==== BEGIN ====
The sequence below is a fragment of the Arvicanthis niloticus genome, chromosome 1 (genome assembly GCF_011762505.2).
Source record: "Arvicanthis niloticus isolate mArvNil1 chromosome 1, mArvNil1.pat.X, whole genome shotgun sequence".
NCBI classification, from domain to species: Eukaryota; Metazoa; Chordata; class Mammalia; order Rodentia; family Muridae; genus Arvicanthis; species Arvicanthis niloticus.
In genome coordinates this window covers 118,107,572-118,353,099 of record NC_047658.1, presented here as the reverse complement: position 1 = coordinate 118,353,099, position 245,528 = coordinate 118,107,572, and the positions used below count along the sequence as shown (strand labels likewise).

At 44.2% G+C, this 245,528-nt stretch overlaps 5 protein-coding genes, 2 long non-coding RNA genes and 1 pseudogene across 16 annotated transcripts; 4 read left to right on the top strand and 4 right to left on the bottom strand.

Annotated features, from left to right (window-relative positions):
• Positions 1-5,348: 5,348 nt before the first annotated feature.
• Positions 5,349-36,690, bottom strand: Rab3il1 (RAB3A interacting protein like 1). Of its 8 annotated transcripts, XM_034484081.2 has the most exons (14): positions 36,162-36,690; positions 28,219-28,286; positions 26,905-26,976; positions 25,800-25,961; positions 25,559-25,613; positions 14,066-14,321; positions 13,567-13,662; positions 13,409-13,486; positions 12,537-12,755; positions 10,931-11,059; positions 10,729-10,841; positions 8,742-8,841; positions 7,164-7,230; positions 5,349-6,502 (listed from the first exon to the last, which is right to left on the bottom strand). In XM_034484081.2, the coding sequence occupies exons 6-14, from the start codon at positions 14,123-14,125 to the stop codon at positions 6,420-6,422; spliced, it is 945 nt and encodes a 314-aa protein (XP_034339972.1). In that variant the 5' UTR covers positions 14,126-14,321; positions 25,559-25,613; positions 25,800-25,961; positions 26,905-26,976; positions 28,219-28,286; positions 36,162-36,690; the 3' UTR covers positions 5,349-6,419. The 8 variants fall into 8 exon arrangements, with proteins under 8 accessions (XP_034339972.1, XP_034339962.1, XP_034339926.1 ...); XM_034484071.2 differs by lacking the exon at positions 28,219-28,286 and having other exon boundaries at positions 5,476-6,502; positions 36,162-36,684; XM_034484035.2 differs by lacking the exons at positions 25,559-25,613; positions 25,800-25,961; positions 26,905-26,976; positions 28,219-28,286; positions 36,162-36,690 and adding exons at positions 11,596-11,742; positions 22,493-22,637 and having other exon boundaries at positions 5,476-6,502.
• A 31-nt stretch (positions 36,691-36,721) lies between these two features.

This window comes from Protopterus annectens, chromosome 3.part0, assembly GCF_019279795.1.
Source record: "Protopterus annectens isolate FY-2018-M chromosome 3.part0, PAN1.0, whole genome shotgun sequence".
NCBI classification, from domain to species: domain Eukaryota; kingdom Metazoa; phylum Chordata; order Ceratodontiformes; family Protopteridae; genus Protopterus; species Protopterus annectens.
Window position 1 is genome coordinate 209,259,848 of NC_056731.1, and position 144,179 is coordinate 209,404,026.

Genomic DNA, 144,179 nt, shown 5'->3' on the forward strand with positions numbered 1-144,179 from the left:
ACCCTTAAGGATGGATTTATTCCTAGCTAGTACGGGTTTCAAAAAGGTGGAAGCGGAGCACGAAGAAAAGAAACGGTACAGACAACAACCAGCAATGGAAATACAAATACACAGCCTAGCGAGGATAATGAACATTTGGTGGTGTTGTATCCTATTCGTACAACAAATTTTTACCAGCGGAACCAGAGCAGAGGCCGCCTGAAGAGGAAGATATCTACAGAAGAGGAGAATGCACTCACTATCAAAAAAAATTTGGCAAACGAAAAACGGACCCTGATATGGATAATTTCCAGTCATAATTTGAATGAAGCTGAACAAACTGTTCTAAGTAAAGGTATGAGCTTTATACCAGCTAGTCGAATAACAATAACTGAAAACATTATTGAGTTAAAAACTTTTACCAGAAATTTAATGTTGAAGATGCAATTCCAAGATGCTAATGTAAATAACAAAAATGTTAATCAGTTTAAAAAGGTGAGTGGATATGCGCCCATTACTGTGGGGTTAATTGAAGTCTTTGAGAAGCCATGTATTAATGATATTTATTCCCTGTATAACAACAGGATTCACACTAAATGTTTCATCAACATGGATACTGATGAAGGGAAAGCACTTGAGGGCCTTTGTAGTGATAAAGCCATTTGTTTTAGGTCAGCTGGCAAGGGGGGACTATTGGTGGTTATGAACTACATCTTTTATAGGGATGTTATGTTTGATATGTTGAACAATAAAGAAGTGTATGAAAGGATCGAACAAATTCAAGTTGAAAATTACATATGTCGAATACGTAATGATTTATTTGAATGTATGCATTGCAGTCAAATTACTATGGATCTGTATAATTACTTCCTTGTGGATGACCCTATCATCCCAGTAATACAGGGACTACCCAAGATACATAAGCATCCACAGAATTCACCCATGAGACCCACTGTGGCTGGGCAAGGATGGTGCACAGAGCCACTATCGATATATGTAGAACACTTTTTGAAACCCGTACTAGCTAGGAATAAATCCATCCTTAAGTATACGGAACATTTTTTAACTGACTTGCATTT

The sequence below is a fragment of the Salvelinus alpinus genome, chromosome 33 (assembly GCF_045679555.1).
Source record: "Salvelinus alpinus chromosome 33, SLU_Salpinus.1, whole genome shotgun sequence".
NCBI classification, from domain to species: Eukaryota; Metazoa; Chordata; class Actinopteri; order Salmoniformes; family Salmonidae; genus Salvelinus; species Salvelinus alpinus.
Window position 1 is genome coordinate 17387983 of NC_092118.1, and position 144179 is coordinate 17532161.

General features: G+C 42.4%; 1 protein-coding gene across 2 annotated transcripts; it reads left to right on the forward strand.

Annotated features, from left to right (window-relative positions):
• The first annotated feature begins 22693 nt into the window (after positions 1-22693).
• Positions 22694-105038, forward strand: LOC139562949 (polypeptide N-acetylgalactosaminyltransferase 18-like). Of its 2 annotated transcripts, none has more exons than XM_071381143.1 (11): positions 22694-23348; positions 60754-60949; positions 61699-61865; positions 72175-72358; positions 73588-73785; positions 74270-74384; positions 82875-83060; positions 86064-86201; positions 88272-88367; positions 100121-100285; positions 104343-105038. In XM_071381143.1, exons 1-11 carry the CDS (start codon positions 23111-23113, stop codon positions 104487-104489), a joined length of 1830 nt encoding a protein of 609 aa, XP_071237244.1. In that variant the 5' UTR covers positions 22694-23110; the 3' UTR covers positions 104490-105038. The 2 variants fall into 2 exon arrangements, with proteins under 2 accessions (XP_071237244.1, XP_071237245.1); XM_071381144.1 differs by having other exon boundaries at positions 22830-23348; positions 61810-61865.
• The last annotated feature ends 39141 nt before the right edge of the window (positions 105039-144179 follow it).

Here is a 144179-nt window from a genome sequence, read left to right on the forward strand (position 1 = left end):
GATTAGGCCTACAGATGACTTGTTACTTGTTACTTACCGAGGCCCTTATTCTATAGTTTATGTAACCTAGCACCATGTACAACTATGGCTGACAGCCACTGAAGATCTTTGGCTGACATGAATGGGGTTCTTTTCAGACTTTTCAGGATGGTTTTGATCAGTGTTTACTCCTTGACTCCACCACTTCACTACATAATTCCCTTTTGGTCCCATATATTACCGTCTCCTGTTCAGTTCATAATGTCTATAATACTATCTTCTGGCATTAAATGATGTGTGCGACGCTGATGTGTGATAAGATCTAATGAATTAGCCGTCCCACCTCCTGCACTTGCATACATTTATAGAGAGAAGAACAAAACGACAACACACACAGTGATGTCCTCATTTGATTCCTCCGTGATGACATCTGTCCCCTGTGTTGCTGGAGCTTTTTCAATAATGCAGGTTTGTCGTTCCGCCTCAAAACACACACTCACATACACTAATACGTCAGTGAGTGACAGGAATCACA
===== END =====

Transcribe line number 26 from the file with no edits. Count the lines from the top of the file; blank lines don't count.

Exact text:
GATTAGGCCTACAGATGACTTGTTACTTGTTACTTACCGAGGCCCTTATTCTATAGTTTATGTAACCTAGCACCATGTACAACTATGGCTGACAGCCACTGAAGATCTTTGGCTGACATGAATGGGGTTCTTTTCAGACTTTTCAGGATGGTTTTGATCAGTGTTTACTCCTTGACTCCACCACTTCACTACATAATTCCCTTTTGGTCCCATATATTACCGTCTCCTGTTCAGTTCATAATGTCTATAATACTATCTTCTGGCATTAAATGATGTGTGCGACGCTGATGTGTGATAAGATCTAATGAATTAGCCGTCCCACCTCCTGCACTTGCATACATTTATAGAGAGAAGAACAAAACGACAACACACACAGTGATGTCCTCATTTGATTCCTCCGTGATGACATCTGTCCCCTGTGTTGCTGGAGCTTTTTCAATAATGCAGGTTTGTCGTTCCGCCTCAAAACACACACTCACATACACTAATACGTCAGTGAGTGACAGGAATCACA